Shelter residents volunteer their time to assist Catholic Community Services’ family center in Kent
KENT They are fathers, sons, brothers and uncles. They are veterans that have served their country, and seniors that have lived a long life. They are men with advanced degrees, life experiences and professional employment histories.
These are not men that one would expect to find at HOME and ARISE, Catholic Community Services shelter programs for homeless men in Kent and Renton, respectively. But like so many men in local communities, one life experience plunged them into vulnerability and homelessness.
According to Tracy Myers, CCS regional director of program development, many men at the HOME shelter had a significant life experience that contributed to their homelessness: a medical crisis, a divorce, and/or a traumatic event. But each year, because of HOME and ARISE, approximately 20 men move out of homelessness and into permanent housing. The shelters provide safety, stability and community that enable the men to envision self-improvement for the long term.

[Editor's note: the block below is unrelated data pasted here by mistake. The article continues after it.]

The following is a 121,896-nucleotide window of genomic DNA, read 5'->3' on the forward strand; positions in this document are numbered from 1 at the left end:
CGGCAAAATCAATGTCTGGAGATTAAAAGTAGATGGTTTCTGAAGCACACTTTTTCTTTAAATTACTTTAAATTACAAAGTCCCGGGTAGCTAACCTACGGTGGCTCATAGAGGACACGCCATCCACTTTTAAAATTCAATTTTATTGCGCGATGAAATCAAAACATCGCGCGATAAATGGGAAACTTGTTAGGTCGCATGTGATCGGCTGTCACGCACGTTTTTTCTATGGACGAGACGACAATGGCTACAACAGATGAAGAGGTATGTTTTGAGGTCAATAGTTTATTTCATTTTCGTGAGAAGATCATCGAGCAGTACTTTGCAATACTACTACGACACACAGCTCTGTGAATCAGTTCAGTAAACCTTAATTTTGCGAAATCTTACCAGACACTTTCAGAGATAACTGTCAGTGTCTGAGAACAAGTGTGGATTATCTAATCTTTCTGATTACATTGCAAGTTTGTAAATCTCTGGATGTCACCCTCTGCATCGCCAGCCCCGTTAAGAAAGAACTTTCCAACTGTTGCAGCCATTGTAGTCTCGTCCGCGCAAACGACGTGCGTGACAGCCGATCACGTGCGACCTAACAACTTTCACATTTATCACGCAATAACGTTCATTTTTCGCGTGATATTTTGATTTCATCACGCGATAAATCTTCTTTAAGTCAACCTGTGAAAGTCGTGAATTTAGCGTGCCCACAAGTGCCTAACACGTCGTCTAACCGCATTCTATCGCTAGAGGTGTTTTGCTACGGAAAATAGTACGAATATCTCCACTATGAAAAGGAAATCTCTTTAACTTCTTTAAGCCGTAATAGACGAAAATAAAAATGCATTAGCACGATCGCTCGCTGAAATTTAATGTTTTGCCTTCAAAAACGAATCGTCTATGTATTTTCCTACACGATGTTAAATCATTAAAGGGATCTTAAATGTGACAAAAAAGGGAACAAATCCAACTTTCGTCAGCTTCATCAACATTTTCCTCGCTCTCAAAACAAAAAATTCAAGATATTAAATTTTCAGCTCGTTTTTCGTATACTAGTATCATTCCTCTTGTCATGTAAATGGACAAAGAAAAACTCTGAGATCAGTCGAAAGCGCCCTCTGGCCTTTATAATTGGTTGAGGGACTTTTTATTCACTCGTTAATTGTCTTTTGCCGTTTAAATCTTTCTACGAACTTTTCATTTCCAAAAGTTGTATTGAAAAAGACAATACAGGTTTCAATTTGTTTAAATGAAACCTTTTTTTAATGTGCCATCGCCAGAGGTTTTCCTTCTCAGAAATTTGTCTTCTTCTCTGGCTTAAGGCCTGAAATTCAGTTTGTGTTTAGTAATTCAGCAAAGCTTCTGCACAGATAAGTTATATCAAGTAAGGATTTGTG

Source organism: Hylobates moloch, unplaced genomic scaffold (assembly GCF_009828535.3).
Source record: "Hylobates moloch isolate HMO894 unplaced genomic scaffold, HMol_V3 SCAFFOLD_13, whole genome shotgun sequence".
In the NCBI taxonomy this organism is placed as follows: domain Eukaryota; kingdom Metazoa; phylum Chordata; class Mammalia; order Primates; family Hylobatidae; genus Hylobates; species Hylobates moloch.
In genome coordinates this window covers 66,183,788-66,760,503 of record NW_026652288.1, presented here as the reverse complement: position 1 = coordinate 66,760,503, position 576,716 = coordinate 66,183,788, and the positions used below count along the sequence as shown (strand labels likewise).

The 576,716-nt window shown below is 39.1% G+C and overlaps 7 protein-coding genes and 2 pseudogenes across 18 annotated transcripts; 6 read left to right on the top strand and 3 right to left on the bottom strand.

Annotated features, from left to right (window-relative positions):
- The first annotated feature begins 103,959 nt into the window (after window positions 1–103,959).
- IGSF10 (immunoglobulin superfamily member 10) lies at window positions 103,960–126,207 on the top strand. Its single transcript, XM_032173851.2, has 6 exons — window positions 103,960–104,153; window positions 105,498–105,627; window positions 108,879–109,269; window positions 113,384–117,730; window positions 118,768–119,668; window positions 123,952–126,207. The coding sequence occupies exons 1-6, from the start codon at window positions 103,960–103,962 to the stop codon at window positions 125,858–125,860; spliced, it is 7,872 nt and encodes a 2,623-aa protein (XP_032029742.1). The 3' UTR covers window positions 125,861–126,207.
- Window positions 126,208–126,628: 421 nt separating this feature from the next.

As part of a recent community-building activity, shelter residents from HOME and ARISE volunteered at a work party hosted by the CCS South King County Family Center in Kent. Eight shelter residents, ranging in age from 28 to 58, worked side by side with family center staff to pull weeds, rake, and trim bushes, filling 22 bags with yard waste. With the work completed, CCS staff hosted a lunch for the men, serving hot dogs, potato salad and brownies.
According to Dwight Jackson, lead case manager for HOME and ARISE, the men were enthusiastic about participating in the project.
“Even before this opportunity became available, the men were talking about wanting to give back,” Jackson said. “Their enthusiasm was so great that the number who wanted to volunteer exceeded the capacity of the work party.”
Jackson said that with the success of this event, the shelters are considering organizing future volunteer events for the men.
The HOME and ARISE men’s shelters provide a safe place for homeless men to sleep. In 2008, 286 men were served for 14,458 bed nights. Services are focused on ending the cycle of homelessness. Men are helped to work toward achieving financial independence, and securing permanent affordable housing and health care.
Men who stay at the shelters receive intensive case management services that are directed toward their achieving permanent housing. Case management makes the vision of safety, stability and supportive connections a reality.
Information about Catholic Community Services’ HOME and ARISE shelter programs is available from Tracy Myers, 253-850-2517.